The pound starts this morning up around 0.15% against the dollar, with greater gains recorded against the euro. The rally in GBPUSD can be viewed merely as a retracement of Friday’s nonfarm payroll induced losses, while the rally in GBPEUR highlights continued divergence in the UK and eurozone economies due to renewed recession concerns in the continent. This week, the UK economic calendar largely focuses on Bank of England speakers, with Deputy Cunliffe set to speak at the European Economics & Financial Centre Distinguished Speakers seminary today at 15:00 BST, while Chief Economist Huw Pill is set to speak at the Bank’s 8th International Conference on Sovereign Bond Markets on Thursday at 13:15 BST. Data wise, final services and composite PMI readings for March are due today, with the construction version tomorrow.
EURUSD is struggling to move higher this morning despite other procyclical currencies rallying, as an extended rally in the 2Y US Treasury yield is capping euro gains. Similarly, the Japanese yen is trading on the back foot this morning given the yen’s even higher sensitivity to rising US rates. After last week’s nationwide inflation prints from the eurozone, which came in piping hot, European Central Bank member Isabel Schnabel stated over the weekend that the ECB is right to press ahead with plans to normalise policy even as the war increases uncertainty. The speed of normalisation will depend on the economic fallout from the war, and the severity and persistence of inflation, she added. Looking ahead to today’s session, investors will focus on the Eurogroup meeting. This may keep the single currency on the sidelines while markets await further headlines around renewed sanctions from the west. In the background, peace talks between Russia and Ukraine will be watched.
Markets started the week with a rise in Antipodean currencies in the G10 FX space while safe haven flow was limited, despite the risk of tighter sanctions against Moscow after Russian troops retreating from the suburbs of Kyiv left evidence of potential war crimes against the civilian population. Market closures in China and Taiwan meant price action in the APAC session was slightly more muted, but the New York session later today may see renewed volatility in markets as US factory orders and final durable goods orders are expected at 13:30 BST. The risk of renewed sanctions from the West could see market sentiment chop and change throughout the day, especially as US markets open. Meanwhile, financial media will concentrate on the inversion of the US Treasury curve, specifically in the 2-10 year spread, given its historical accuracy as a recession indicator. Once adjusted for inflation, however, the steepness of the yield curve reappears, suggesting that the latest inversion in nominal terms isn’t as distressing as previous instances.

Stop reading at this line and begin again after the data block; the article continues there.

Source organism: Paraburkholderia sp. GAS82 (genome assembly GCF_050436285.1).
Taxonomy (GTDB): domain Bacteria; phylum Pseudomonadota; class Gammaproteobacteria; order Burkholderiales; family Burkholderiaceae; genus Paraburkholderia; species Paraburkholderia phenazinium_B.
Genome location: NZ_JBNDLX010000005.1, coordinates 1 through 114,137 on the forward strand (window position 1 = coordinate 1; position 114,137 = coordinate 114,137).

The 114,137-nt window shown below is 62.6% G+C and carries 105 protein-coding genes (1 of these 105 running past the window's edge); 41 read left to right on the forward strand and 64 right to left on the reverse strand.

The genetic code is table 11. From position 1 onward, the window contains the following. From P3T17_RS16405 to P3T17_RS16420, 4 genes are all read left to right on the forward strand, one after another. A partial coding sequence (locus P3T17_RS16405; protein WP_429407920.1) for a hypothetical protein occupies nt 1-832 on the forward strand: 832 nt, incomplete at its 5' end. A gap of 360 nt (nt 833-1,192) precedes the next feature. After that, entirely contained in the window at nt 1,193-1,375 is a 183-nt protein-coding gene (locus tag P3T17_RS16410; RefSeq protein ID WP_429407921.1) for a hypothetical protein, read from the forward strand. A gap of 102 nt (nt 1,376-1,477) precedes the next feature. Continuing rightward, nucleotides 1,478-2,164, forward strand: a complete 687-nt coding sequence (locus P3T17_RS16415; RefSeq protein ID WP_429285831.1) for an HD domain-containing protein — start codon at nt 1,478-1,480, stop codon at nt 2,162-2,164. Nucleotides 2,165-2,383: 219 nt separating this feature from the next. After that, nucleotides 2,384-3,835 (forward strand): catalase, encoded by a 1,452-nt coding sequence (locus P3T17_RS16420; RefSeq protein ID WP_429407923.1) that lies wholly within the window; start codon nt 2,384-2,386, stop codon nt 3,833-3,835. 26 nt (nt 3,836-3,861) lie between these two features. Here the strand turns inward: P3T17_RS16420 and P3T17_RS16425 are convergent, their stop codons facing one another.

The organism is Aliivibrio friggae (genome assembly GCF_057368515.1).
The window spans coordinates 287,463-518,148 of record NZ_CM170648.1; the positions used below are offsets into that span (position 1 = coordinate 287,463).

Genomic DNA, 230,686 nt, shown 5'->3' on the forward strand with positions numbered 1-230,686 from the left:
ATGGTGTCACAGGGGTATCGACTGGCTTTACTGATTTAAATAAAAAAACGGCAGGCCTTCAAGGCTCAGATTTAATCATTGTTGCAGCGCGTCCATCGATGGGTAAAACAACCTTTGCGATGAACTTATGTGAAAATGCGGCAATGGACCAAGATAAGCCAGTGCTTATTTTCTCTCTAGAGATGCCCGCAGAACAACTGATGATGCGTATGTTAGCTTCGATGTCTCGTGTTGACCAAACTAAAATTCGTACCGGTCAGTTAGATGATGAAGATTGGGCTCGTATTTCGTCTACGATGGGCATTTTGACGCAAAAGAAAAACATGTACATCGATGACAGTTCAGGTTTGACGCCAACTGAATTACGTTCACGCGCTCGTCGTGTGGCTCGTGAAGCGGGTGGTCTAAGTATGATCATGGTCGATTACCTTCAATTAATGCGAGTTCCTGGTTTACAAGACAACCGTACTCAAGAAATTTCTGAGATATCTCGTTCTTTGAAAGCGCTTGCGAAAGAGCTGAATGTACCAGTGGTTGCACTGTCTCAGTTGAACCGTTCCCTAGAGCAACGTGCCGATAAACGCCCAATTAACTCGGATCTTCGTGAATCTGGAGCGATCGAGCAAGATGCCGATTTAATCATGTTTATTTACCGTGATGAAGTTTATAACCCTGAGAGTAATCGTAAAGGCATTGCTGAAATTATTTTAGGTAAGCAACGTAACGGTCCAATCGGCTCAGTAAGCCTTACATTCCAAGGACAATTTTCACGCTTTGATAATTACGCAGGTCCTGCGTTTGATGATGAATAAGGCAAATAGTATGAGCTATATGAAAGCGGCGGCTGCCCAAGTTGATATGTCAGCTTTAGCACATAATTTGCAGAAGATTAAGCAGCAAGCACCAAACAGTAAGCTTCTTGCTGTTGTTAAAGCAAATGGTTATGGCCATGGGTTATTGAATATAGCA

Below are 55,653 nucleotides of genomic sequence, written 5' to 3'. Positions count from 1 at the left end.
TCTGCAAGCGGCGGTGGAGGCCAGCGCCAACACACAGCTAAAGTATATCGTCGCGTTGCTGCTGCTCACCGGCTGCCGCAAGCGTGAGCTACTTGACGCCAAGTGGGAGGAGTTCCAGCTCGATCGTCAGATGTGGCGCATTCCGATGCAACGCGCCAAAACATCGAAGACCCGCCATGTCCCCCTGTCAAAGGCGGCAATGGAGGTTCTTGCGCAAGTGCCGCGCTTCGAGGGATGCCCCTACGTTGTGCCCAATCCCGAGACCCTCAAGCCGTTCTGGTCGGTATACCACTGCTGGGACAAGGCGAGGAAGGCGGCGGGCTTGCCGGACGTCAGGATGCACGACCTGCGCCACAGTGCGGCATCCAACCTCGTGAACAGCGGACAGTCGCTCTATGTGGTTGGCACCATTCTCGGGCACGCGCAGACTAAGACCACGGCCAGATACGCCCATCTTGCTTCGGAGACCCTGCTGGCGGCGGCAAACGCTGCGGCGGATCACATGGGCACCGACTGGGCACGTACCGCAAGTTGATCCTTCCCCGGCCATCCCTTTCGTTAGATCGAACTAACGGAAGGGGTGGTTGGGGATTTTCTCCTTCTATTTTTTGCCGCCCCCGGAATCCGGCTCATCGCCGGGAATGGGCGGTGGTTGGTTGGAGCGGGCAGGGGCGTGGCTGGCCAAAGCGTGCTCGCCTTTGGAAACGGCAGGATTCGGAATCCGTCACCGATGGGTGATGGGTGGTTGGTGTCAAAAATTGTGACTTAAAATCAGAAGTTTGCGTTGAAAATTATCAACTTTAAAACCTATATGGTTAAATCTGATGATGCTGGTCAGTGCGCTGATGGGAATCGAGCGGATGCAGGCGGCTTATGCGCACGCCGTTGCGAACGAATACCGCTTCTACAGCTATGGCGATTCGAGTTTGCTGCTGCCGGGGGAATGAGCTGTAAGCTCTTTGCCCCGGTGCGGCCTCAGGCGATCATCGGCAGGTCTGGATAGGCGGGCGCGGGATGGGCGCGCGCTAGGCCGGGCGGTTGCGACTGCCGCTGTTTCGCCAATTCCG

The Canadian dollar edged lower against the US dollar on Friday, largely driven by three core themes. First, US payroll data showed that the US economy added 431,000 jobs in March, lowering the unemployment rate to 3.6%. Despite falling short of analyst expectations, the data nevertheless showed a solid increase considering the typical monthly gain (using the last 30 years of data) is about a quarter of that size. The jobs data led to a spike in US government bond yields, which in turn raised demand for US dollars. Second, US President Biden announced that his administration would release 1 million barrels per day from the US Strategic Petroleum Reserve for six months in an effort to combat high oil and gas prices. Energy prices have been high ever since the Russia-Ukraine conflict inflamed concerns over limited supply. The drop in oil weighed on loonie demand, further contributing to the increase in the USDCAD pair. Finally, a mild deterioration in risk sentiment, inferred from global equity markets, drove limited haven flows into the US dollar. Today’s calendar has two data releases that will be highly insightful in helping to gauge the Bank of Canada’s likeliest course of action in April. The Business Outlook Survey and Canadian Survey of Consumer Expectations provide crucial soft data on businesses’ and consumers’ inflation and wage expectations, which play a major role in the Governing Council’s policy deliberations.